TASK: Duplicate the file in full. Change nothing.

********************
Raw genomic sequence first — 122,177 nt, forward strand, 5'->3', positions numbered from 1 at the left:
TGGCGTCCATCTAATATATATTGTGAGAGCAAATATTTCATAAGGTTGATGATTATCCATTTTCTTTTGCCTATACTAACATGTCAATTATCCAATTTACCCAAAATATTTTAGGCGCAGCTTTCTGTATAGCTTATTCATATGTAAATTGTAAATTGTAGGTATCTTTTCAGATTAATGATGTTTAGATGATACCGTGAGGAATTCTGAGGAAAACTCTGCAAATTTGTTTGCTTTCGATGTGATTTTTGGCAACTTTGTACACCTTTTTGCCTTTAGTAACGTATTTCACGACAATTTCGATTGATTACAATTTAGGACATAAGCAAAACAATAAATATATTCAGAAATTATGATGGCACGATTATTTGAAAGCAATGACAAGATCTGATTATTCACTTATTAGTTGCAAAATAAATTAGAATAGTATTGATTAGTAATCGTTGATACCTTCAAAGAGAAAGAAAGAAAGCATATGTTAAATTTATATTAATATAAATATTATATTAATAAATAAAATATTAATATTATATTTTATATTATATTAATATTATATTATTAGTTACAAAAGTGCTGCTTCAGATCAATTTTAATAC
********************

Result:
Raw genomic sequence first — 122,177 nt, forward strand, 5'->3', positions numbered from 1 at the left:
TGGCGTCCATCTAATATATATTGTGAGAGCAAATATTTCATAAGGTTGATGATTATCCATTTTCTTTTGCCTATACTAACATGTCAATTATCCAATTTACCCAAAATATTTTAGGCGCAGCTTTCTGTATAGCTTATTCATATGTAAATTGTAAATTGTAGGTATCTTTTCAGATTAATGATGTTTAGATGATACCGTGAGGAATTCTGAGGAAAACTCTGCAAATTTGTTTGCTTTCGATGTGATTTTTGGCAACTTTGTACACCTTTTTGCCTTTAGTAACGTATTTCACGACAATTTCGATTGATTACAATTTAGGACATAAGCAAAACAATAAATATATTCAGAAATTATGATGGCACGATTATTTGAAAGCAATGACAAGATCTGATTATTCACTTATTAGTTGCAAAATAAATTAGAATAGTATTGATTAGTAATCGTTGATACCTTCAAAGAGAAAGAAAGAAAGCATATGTTAAATTTATATTAATATAAATATTATATTAATAAATAAAATATTAATATTATATTTTATATTATATTAATATTATATTATTAGTTACAAAAGTGCTGCTTCAGATCAATTTTAATAC